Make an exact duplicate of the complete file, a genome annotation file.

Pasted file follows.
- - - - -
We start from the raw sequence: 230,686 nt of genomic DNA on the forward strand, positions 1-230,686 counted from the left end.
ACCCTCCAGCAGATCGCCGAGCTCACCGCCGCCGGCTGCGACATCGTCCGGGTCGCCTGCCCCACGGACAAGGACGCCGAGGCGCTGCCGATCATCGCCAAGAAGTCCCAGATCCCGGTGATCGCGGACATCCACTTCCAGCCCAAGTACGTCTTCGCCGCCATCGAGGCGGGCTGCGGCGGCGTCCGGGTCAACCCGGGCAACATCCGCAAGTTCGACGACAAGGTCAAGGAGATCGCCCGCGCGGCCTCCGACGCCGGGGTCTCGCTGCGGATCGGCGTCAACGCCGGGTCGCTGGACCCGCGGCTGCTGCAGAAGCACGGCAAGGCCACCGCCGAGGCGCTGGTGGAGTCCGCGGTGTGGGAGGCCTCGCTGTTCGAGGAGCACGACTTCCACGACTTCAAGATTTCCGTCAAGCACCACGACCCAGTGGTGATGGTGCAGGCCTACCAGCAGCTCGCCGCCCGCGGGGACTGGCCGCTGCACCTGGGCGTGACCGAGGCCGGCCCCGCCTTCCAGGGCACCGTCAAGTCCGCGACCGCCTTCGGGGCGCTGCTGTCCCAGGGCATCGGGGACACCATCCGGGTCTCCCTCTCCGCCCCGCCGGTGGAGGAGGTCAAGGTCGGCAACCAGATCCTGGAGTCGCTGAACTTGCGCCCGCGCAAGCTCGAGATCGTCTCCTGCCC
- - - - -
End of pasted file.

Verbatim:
We start from the raw sequence: 230,686 nt of genomic DNA on the forward strand, positions 1-230,686 counted from the left end.
ACCCTCCAGCAGATCGCCGAGCTCACCGCCGCCGGCTGCGACATCGTCCGGGTCGCCTGCCCCACGGACAAGGACGCCGAGGCGCTGCCGATCATCGCCAAGAAGTCCCAGATCCCGGTGATCGCGGACATCCACTTCCAGCCCAAGTACGTCTTCGCCGCCATCGAGGCGGGCTGCGGCGGCGTCCGGGTCAACCCGGGCAACATCCGCAAGTTCGACGACAAGGTCAAGGAGATCGCCCGCGCGGCCTCCGACGCCGGGGTCTCGCTGCGGATCGGCGTCAACGCCGGGTCGCTGGACCCGCGGCTGCTGCAGAAGCACGGCAAGGCCACCGCCGAGGCGCTGGTGGAGTCCGCGGTGTGGGAGGCCTCGCTGTTCGAGGAGCACGACTTCCACGACTTCAAGATTTCCGTCAAGCACCACGACCCAGTGGTGATGGTGCAGGCCTACCAGCAGCTCGCCGCCCGCGGGGACTGGCCGCTGCACCTGGGCGTGACCGAGGCCGGCCCCGCCTTCCAGGGCACCGTCAAGTCCGCGACCGCCTTCGGGGCGCTGCTGTCCCAGGGCATCGGGGACACCATCCGGGTCTCCCTCTCCGCCCCGCCGGTGGAGGAGGTCAAGGTCGGCAACCAGATCCTGGAGTCGCTGAACTTGCGCCCGCGCAAGCTCGAGATCGTCTCCTGCCC